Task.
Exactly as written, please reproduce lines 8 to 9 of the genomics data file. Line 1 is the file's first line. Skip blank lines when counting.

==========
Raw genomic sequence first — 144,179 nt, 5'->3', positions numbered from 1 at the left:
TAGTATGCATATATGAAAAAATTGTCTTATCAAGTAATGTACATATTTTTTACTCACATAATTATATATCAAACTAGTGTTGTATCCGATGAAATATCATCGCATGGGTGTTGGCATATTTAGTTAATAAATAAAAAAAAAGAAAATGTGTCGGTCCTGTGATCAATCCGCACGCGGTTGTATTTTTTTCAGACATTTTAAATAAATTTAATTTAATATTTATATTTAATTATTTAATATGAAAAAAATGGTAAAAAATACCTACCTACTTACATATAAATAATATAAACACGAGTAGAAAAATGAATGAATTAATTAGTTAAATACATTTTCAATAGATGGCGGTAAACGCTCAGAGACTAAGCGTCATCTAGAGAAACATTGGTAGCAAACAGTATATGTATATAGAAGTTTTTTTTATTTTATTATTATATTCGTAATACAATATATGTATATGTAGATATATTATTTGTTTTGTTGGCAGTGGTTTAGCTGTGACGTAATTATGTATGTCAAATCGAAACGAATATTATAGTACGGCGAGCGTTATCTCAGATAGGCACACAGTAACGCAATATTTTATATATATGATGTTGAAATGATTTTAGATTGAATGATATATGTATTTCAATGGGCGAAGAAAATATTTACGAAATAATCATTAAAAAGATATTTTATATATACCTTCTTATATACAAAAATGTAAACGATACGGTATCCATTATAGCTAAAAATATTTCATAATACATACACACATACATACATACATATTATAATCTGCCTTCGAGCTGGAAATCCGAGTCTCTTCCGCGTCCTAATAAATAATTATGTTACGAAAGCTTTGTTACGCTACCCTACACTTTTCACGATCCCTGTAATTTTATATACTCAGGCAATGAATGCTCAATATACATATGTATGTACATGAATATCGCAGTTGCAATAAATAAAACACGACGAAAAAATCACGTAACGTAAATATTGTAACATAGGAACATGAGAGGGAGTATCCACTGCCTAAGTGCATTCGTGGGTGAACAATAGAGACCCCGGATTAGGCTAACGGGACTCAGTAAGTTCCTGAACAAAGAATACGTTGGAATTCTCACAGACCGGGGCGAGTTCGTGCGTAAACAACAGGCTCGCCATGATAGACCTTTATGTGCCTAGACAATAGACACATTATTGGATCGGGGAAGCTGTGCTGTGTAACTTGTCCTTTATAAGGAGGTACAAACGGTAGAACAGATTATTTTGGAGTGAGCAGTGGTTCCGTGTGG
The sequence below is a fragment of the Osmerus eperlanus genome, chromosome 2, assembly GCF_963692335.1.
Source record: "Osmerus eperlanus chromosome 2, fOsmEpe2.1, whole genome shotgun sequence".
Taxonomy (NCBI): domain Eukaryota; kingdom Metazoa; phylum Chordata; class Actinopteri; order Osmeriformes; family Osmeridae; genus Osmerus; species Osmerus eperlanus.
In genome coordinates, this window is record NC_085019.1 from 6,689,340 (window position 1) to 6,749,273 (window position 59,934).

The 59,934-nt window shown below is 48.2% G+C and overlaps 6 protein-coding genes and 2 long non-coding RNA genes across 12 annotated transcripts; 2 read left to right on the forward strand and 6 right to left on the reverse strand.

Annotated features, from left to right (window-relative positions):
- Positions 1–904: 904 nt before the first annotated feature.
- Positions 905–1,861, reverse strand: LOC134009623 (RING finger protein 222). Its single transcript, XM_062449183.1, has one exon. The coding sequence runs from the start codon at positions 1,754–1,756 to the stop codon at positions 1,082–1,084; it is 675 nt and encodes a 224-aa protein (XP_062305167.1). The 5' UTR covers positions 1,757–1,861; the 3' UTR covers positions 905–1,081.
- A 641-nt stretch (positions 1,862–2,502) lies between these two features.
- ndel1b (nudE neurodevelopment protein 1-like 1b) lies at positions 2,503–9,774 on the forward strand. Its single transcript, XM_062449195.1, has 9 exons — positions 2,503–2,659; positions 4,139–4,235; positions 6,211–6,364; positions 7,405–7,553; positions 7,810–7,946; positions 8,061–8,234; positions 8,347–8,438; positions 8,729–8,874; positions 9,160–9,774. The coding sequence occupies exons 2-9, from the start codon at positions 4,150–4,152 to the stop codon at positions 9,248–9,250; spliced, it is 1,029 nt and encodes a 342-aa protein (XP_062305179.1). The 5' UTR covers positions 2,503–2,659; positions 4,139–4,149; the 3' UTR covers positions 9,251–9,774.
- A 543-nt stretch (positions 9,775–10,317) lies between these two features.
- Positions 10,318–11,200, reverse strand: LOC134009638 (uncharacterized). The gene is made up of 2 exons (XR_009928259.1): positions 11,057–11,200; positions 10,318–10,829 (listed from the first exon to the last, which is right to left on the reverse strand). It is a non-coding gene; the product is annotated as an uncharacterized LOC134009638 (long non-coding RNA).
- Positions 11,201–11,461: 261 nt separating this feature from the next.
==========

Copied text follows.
Annotated features, from left to right (window-relative positions):
- Positions 1–904: 904 nt before the first annotated feature.